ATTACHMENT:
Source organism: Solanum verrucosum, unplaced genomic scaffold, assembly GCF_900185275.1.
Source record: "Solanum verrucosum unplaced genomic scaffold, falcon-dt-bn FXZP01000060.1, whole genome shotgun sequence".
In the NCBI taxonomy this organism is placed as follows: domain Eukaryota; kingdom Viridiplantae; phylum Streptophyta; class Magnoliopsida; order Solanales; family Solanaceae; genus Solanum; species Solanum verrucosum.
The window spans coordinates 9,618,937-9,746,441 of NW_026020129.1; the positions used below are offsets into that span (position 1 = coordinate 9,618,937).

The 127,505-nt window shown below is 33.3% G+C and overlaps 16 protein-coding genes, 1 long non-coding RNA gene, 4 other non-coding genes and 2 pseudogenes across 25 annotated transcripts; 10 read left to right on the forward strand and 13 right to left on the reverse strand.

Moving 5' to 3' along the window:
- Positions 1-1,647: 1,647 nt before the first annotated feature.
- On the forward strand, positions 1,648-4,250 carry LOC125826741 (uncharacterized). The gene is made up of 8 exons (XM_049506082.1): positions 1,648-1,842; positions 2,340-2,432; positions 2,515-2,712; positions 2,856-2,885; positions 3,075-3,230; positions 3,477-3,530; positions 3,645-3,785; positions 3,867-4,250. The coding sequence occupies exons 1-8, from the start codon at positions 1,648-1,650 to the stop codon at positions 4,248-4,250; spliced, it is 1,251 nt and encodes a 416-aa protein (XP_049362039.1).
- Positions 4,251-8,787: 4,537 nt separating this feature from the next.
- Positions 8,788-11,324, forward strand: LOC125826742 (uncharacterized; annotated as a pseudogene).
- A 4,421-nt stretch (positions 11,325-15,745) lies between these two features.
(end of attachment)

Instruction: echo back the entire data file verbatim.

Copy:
Source organism: Solanum verrucosum, unplaced genomic scaffold, assembly GCF_900185275.1.
Source record: "Solanum verrucosum unplaced genomic scaffold, falcon-dt-bn FXZP01000060.1, whole genome shotgun sequence".
In the NCBI taxonomy this organism is placed as follows: domain Eukaryota; kingdom Viridiplantae; phylum Streptophyta; class Magnoliopsida; order Solanales; family Solanaceae; genus Solanum; species Solanum verrucosum.
The window spans coordinates 9,618,937-9,746,441 of NW_026020129.1; the positions used below are offsets into that span (position 1 = coordinate 9,618,937).

The 127,505-nt window shown below is 33.3% G+C and overlaps 16 protein-coding genes, 1 long non-coding RNA gene, 4 other non-coding genes and 2 pseudogenes across 25 annotated transcripts; 10 read left to right on the forward strand and 13 right to left on the reverse strand.

Moving 5' to 3' along the window:
- Positions 1-1,647: 1,647 nt before the first annotated feature.
- On the forward strand, positions 1,648-4,250 carry LOC125826741 (uncharacterized). The gene is made up of 8 exons (XM_049506082.1): positions 1,648-1,842; positions 2,340-2,432; positions 2,515-2,712; positions 2,856-2,885; positions 3,075-3,230; positions 3,477-3,530; positions 3,645-3,785; positions 3,867-4,250. The coding sequence occupies exons 1-8, from the start codon at positions 1,648-1,650 to the stop codon at positions 4,248-4,250; spliced, it is 1,251 nt and encodes a 416-aa protein (XP_049362039.1).
- Positions 4,251-8,787: 4,537 nt separating this feature from the next.
- Positions 8,788-11,324, forward strand: LOC125826742 (uncharacterized; annotated as a pseudogene).
- A 4,421-nt stretch (positions 11,325-15,745) lies between these two features.